One Hundred Years of Solitude, by Gabriel García MárquezRead about another book on the list.
In the best-known – and perhaps most dazzling – novel to come out of Latin America, Colombia's favourite son takes us on a magic carpet ride through his country's turbulent past.
Historical fact is liberally mixed with fantasy in a saga that spans six generations of the Buendia family. The Buendias have great strengths as well as fatal flaws, which play out in the rise and fall of the mythical town of Macondo in the South American jungle. Macondo, "an intricate stew of truth and mirages", bears more than a passing resemblance to the author's own home town of Aracataca on the Colombian coast.
In this sweep of history as seen through the eyes of a single family – all of whose males are named Arcadio or Aureliano – civil war rages, lives are lost, hearts break and dreams shatter. The looping chronology, along with generations of Buendias sharing names and characteristics, gives us history as a story of repetition and return. That keeps readers on their toes in this enthralling and highly comic novel.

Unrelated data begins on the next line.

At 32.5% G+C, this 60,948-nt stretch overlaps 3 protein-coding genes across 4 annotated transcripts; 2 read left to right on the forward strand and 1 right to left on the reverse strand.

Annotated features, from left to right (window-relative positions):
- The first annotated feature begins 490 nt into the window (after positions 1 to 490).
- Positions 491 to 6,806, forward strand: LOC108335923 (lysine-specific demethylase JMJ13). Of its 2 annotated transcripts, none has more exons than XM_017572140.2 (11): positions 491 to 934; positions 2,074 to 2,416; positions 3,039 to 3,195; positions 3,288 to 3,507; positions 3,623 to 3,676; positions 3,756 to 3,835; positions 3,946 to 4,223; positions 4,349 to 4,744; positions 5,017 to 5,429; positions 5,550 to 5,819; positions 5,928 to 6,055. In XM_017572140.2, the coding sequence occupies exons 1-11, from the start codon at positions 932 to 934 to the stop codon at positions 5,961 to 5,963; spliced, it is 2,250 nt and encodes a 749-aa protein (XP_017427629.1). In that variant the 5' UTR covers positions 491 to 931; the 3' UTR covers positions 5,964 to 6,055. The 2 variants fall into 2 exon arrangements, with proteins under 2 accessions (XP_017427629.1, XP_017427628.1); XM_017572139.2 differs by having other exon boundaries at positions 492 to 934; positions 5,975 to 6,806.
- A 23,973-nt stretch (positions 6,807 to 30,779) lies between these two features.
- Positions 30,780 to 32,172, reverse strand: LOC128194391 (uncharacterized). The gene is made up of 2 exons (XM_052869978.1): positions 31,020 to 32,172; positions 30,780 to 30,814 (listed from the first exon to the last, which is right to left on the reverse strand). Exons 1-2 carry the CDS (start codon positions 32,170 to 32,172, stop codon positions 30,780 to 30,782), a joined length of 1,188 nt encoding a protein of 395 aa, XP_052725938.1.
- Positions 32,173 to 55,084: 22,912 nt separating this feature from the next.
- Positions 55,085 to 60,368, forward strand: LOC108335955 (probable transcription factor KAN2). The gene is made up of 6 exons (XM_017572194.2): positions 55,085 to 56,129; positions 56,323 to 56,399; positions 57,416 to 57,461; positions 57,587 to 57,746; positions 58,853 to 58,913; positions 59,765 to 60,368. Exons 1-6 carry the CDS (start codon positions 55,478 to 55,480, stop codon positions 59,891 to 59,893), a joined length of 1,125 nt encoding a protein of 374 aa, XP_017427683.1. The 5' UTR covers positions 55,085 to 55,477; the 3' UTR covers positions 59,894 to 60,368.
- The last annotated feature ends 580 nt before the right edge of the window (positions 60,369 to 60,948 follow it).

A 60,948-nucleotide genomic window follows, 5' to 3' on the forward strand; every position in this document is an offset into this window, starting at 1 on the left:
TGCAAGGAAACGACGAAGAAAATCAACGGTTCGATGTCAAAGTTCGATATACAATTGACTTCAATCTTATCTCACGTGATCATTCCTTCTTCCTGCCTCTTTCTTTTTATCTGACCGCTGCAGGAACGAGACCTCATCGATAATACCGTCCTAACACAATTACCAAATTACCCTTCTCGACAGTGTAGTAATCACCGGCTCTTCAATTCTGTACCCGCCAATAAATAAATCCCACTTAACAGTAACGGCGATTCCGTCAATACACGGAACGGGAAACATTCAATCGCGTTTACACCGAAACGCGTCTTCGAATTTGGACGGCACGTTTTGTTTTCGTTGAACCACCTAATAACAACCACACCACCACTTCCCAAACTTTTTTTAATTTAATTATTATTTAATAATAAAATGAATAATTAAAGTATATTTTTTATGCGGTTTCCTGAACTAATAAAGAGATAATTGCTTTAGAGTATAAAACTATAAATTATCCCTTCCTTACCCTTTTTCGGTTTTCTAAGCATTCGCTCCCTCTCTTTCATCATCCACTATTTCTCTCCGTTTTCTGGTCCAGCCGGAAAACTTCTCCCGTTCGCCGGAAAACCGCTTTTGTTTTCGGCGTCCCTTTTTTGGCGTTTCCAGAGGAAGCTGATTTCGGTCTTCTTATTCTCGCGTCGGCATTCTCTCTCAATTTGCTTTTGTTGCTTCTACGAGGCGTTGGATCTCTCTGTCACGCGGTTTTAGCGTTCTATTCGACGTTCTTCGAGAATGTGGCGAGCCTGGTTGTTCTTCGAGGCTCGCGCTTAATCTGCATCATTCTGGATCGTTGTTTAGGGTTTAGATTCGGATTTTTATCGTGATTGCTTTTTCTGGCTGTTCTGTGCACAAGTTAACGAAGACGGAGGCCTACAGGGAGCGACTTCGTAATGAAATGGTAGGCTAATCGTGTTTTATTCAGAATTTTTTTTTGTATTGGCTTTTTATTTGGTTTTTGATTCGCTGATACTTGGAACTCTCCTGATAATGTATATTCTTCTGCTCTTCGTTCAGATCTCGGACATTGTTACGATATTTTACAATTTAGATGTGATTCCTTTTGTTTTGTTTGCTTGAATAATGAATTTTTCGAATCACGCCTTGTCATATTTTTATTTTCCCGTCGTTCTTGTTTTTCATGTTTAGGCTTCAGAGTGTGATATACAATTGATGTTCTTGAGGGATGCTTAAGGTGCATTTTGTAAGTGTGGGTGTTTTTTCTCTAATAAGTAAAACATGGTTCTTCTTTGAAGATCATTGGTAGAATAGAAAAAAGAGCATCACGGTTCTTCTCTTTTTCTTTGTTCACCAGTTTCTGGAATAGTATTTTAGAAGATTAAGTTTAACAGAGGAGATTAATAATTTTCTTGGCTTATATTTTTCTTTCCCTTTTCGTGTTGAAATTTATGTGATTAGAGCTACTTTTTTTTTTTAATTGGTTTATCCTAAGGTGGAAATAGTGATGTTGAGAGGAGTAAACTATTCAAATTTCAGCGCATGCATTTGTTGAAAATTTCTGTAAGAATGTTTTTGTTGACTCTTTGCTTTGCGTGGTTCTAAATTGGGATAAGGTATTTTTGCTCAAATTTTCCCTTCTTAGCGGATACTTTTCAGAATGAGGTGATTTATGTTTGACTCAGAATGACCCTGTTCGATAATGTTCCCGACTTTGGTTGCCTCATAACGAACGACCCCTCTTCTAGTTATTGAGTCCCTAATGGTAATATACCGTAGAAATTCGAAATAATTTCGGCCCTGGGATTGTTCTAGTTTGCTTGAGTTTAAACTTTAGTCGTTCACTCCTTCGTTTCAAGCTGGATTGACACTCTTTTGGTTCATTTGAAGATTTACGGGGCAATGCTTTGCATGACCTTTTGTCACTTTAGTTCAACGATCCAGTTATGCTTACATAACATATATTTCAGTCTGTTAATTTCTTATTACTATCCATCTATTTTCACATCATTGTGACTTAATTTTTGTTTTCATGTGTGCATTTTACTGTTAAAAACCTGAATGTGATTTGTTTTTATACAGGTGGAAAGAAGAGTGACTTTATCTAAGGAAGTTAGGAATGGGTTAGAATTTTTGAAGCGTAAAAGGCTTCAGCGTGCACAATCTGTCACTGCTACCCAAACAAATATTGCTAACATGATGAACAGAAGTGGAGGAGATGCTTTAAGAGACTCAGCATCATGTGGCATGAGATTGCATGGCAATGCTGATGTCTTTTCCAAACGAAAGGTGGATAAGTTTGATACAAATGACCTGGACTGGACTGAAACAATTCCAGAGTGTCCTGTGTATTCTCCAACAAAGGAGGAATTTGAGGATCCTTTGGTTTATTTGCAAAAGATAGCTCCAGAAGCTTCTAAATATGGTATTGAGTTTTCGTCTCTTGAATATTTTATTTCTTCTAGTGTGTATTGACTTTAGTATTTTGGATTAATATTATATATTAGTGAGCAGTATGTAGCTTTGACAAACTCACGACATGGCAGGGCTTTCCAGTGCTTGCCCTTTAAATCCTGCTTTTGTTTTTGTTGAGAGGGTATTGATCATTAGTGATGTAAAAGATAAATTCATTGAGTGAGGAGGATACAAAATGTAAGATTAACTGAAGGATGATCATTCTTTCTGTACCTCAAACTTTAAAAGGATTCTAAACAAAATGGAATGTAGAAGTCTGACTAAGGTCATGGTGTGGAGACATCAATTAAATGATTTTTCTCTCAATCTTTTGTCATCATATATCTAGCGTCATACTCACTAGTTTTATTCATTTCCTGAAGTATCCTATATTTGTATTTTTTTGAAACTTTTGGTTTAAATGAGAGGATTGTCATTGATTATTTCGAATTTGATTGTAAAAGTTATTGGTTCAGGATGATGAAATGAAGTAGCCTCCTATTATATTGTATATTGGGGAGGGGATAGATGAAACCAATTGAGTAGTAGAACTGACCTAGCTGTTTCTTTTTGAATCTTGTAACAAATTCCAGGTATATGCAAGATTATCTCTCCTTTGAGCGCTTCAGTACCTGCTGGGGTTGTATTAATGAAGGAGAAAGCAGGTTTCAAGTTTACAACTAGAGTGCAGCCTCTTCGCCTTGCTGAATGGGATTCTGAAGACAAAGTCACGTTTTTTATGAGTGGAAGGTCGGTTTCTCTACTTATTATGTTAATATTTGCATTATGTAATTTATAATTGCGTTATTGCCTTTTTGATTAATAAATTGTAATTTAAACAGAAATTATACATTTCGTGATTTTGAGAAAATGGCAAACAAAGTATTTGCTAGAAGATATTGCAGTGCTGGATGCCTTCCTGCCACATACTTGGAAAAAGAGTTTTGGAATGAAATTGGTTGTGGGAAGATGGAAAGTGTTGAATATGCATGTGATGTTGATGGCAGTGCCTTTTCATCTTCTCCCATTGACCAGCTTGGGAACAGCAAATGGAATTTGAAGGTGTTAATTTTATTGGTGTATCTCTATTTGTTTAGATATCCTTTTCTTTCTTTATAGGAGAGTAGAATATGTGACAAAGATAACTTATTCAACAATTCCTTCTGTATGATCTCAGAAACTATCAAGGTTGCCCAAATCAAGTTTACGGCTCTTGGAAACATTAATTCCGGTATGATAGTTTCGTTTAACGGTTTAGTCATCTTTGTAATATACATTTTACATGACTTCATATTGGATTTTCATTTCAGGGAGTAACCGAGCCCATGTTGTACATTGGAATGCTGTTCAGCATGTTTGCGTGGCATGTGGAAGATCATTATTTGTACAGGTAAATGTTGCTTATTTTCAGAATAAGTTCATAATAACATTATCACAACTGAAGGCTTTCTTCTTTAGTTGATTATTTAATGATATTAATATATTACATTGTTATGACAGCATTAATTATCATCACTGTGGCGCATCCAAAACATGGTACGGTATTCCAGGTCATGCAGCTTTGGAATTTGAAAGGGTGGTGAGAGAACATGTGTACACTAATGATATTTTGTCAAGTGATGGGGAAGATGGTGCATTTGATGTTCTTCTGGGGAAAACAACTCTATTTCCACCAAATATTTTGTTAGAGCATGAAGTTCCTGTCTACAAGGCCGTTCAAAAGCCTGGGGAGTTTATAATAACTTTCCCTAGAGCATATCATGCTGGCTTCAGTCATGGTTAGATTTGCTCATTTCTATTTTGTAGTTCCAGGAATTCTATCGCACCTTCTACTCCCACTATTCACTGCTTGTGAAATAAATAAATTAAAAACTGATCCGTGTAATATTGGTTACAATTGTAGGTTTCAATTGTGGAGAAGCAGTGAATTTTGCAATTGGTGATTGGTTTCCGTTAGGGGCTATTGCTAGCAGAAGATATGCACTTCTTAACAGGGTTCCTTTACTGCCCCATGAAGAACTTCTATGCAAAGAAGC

With this book, the master of magic realism took a giant step towards winning the Nobel prize for literature in 1982.
One Hundred Years of Solitude made Michael Jacobs's list of the top ten Colombian stories, Simon Mason's top ten list of fictional families and Rebecca Stott's five best list of historical novels. It is one of Lynda Bellingham's six best books, Walter Mosley's five favorite books, Eric Kraft's five most important books, and James Patterson's five most important books.